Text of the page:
Being vaguely aware of the topics touched on in County Lines makes the realisation of the situation thousands of children find themselves in all the more shocking.
Following 14 year old Tyler (Conrad Khan) as he is lured away from his family and PRU support system by the enigmatic Simon (Harris Dickinson), things turn quickly from bad to a hell of a lot worse for not just Tyler but his family too.
That this is a typical story from director and writer Henry Blake’s real life work as a Youth Worker makes the events all the more powerful and harrowing. The performances of Toni (Ashley Madekwe) and Simon are pitch perfect as Tyler’s troubled mother and as the groomer of new kids for his illegal activities respectively. But most of the accolades must go to the performance of Conrad Khan as Tyler, starting with this awkward, isolated, slightly vulnerable but family-conscientious boy which, after exposure to this harsh way of life, very quickly changes into violent and self-possessed. Conrad handles this wide range of emotions superbly well.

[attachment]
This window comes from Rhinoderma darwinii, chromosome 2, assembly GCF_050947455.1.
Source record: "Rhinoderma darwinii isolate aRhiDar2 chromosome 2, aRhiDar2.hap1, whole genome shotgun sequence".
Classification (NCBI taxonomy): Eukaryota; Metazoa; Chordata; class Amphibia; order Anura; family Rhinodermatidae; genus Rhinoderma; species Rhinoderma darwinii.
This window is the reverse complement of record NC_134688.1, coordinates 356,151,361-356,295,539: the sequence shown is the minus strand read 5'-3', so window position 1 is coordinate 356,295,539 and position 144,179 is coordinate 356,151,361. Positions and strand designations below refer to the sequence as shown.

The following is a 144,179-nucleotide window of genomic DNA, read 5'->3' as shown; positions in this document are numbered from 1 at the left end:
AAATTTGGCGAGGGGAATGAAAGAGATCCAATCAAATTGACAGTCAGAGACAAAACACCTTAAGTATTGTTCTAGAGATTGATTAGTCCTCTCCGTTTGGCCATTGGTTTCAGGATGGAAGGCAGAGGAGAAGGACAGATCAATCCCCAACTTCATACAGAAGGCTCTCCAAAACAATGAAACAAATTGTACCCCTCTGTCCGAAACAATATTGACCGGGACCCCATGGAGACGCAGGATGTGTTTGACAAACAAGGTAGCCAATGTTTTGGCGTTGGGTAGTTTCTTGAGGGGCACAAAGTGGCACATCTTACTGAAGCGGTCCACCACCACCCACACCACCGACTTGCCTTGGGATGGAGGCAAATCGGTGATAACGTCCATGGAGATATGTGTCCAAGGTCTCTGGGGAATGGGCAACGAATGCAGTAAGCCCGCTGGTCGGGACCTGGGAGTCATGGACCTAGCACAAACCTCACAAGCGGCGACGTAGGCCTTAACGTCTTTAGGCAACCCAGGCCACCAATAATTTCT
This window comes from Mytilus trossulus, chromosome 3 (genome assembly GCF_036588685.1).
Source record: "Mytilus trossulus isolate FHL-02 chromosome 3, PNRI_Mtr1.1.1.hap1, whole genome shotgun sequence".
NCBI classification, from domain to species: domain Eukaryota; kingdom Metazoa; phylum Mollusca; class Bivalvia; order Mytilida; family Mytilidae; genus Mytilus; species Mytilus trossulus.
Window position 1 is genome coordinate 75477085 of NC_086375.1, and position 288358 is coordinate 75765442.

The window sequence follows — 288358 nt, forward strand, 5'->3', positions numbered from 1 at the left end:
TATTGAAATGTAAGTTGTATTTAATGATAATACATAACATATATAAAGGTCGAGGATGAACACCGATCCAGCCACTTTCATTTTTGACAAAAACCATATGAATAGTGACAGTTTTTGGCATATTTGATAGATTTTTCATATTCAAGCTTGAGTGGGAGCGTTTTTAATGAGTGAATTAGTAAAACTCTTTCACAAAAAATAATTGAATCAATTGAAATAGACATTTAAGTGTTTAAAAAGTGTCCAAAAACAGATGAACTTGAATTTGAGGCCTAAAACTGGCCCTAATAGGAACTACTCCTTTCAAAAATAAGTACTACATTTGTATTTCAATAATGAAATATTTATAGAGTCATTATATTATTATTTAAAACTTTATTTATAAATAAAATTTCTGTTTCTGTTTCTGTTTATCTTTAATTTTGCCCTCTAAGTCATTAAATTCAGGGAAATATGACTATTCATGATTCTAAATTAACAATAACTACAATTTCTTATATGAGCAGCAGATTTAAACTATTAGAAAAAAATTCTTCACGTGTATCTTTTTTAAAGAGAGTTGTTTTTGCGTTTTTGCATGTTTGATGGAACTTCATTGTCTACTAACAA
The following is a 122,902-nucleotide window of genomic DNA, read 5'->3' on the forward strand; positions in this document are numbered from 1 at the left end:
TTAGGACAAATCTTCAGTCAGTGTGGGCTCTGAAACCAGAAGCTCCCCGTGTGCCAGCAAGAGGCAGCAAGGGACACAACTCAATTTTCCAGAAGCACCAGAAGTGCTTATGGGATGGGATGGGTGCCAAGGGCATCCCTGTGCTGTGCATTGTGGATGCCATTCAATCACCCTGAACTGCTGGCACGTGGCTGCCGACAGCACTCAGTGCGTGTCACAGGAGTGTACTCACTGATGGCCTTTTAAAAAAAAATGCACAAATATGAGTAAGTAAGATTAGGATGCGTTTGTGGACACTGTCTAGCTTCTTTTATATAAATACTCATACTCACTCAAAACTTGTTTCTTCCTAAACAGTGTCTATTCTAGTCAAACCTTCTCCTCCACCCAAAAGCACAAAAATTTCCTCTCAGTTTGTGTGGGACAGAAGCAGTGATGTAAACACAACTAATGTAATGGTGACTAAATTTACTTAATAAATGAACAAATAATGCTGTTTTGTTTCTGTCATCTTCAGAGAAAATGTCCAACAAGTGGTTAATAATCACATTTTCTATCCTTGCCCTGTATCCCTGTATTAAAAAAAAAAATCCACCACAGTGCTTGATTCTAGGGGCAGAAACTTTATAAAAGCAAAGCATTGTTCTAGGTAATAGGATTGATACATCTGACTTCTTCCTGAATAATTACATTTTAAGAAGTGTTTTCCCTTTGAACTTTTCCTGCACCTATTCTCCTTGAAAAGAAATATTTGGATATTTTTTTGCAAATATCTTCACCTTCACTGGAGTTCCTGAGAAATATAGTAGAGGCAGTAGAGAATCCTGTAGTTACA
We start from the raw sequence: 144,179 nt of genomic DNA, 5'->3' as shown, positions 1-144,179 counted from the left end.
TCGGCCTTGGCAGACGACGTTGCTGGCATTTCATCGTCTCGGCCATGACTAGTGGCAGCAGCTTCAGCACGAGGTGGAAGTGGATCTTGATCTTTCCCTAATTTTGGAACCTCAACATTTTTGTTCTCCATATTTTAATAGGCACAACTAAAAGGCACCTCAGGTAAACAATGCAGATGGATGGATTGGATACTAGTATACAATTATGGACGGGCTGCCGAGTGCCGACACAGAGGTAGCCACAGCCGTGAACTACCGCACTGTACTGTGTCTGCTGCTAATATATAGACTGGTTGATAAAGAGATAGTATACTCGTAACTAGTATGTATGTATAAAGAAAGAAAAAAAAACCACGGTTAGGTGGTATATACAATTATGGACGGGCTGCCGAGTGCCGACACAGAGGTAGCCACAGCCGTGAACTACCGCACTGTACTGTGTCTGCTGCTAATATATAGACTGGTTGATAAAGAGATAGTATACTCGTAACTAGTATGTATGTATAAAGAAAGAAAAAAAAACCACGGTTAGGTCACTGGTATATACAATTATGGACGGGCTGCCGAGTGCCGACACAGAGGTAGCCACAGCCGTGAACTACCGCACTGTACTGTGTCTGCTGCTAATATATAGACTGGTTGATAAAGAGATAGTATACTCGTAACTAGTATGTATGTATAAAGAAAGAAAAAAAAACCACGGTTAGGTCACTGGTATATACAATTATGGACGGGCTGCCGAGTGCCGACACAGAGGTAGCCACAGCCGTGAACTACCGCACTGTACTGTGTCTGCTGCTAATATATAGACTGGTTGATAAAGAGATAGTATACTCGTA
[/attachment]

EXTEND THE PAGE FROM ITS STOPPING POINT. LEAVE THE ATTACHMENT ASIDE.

County Lines’ topic by itself brings the connection to real life but it is the cinematography that really hammers home the realism.
I cannot commend this film enough for it’s efforts to educate on this very real, devastating topic but also for the overall package as a feature film. Both deliver a message which is powerful and shocking in equal measure.